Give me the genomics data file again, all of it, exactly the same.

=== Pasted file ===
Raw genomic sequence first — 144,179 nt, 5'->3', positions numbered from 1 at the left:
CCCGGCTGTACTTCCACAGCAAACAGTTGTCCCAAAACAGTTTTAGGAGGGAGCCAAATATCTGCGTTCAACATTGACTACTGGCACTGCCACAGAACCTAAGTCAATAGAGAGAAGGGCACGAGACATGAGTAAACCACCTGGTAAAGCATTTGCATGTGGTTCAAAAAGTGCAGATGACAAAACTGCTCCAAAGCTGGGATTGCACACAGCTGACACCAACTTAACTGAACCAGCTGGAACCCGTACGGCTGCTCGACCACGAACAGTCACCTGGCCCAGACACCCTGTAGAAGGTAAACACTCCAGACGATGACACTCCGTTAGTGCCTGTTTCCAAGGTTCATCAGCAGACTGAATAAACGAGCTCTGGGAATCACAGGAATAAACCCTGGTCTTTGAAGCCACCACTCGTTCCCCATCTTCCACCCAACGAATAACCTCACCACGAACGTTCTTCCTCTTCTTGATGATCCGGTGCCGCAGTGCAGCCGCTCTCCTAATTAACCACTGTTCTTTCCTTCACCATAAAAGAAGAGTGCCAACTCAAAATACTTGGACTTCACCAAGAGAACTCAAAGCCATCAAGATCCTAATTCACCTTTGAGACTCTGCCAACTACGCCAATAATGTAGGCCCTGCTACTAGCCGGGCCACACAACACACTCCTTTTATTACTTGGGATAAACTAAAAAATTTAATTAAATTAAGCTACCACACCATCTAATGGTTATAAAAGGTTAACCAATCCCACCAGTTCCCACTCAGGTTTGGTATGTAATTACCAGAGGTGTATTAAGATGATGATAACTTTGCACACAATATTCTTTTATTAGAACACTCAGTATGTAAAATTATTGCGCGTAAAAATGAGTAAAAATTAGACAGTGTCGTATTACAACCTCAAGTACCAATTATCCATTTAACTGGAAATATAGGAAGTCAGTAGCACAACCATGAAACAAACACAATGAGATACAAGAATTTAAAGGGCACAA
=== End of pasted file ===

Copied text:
Raw genomic sequence first — 144,179 nt, 5'->3', positions numbered from 1 at the left:
CCCGGCTGTACTTCCACAGCAAACAGTTGTCCCAAAACAGTTTTAGGAGGGAGCCAAATATCTGCGTTCAACATTGACTACTGGCACTGCCACAGAACCTAAGTCAATAGAGAGAAGGGCACGAGACATGAGTAAACCACCTGGTAAAGCATTTGCATGTGGTTCAAAAAGTGCAGATGACAAAACTGCTCCAAAGCTGGGATTGCACACAGCTGACACCAACTTAACTGAACCAGCTGGAACCCGTACGGCTGCTCGACCACGAACAGTCACCTGGCCCAGACACCCTGTAGAAGGTAAACACTCCAGACGATGACACTCCGTTAGTGCCTGTTTCCAAGGTTCATCAGCAGACTGAATAAACGAGCTCTGGGAATCACAGGAATAAACCCTGGTCTTTGAAGCCACCACTCGTTCCCCATCTTCCACCCAACGAATAACCTCACCACGAACGTTCTTCCTCTTCTTGATGATCCGGTGCCGCAGTGCAGCCGCTCTCCTAATTAACCACTGTTCTTTCCTTCACCATAAAAGAAGAGTGCCAACTCAAAATACTTGGACTTCACCAAGAGAACTCAAAGCCATCAAGATCCTAATTCACCTTTGAGACTCTGCCAACTACGCCAATAATGTAGGCCCTGCTACTAGCCGGGCCACACAACACACTCCTTTTATTACTTGGGATAAACTAAAAAATTTAATTAAATTAAGCTACCACACCATCTAATGGTTATAAAAGGTTAACCAATCCCACCAGTTCCCACTCAGGTTTGGTATGTAATTACCAGAGGTGTATTAAGATGATGATAACTTTGCACACAATATTCTTTTATTAGAACACTCAGTATGTAAAATTATTGCGCGTAAAAATGAGTAAAAATTAGACAGTGTCGTATTACAACCTCAAGTACCAATTATCCATTTAACTGGAAATATAGGAAGTCAGTAGCACAACCATGAAACAAACACAATGAGATACAAGAATTTAAAGGGCACAA